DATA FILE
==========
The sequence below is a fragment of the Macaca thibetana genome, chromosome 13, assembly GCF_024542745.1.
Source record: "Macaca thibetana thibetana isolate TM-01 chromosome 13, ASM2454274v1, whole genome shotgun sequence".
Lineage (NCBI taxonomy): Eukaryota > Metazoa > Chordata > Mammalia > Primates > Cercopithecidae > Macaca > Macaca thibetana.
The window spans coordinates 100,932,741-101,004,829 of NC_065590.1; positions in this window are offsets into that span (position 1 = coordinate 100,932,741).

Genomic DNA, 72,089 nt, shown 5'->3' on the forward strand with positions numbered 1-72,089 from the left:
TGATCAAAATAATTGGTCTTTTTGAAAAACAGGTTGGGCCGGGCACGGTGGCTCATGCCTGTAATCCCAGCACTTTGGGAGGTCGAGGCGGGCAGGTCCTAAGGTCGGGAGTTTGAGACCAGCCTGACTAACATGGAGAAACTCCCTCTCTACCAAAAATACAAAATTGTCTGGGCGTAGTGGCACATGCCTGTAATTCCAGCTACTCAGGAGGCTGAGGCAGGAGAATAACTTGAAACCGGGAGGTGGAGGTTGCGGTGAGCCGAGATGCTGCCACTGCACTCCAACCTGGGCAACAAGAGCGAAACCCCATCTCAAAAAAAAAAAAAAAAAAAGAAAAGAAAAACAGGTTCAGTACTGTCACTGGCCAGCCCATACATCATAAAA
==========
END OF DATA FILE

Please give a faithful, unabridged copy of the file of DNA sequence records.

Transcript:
The sequence below is a fragment of the Macaca thibetana genome, chromosome 13, assembly GCF_024542745.1.
Source record: "Macaca thibetana thibetana isolate TM-01 chromosome 13, ASM2454274v1, whole genome shotgun sequence".
Lineage (NCBI taxonomy): Eukaryota > Metazoa > Chordata > Mammalia > Primates > Cercopithecidae > Macaca > Macaca thibetana.
The window spans coordinates 100,932,741-101,004,829 of NC_065590.1; positions in this window are offsets into that span (position 1 = coordinate 100,932,741).

Genomic DNA, 72,089 nt, shown 5'->3' on the forward strand with positions numbered 1-72,089 from the left:
TGATCAAAATAATTGGTCTTTTTGAAAAACAGGTTGGGCCGGGCACGGTGGCTCATGCCTGTAATCCCAGCACTTTGGGAGGTCGAGGCGGGCAGGTCCTAAGGTCGGGAGTTTGAGACCAGCCTGACTAACATGGAGAAACTCCCTCTCTACCAAAAATACAAAATTGTCTGGGCGTAGTGGCACATGCCTGTAATTCCAGCTACTCAGGAGGCTGAGGCAGGAGAATAACTTGAAACCGGGAGGTGGAGGTTGCGGTGAGCCGAGATGCTGCCACTGCACTCCAACCTGGGCAACAAGAGCGAAACCCCATCTCAAAAAAAAAAAAAAAAAAAGAAAAGAAAAACAGGTTCAGTACTGTCACTGGCCAGCCCATACATCATAAAA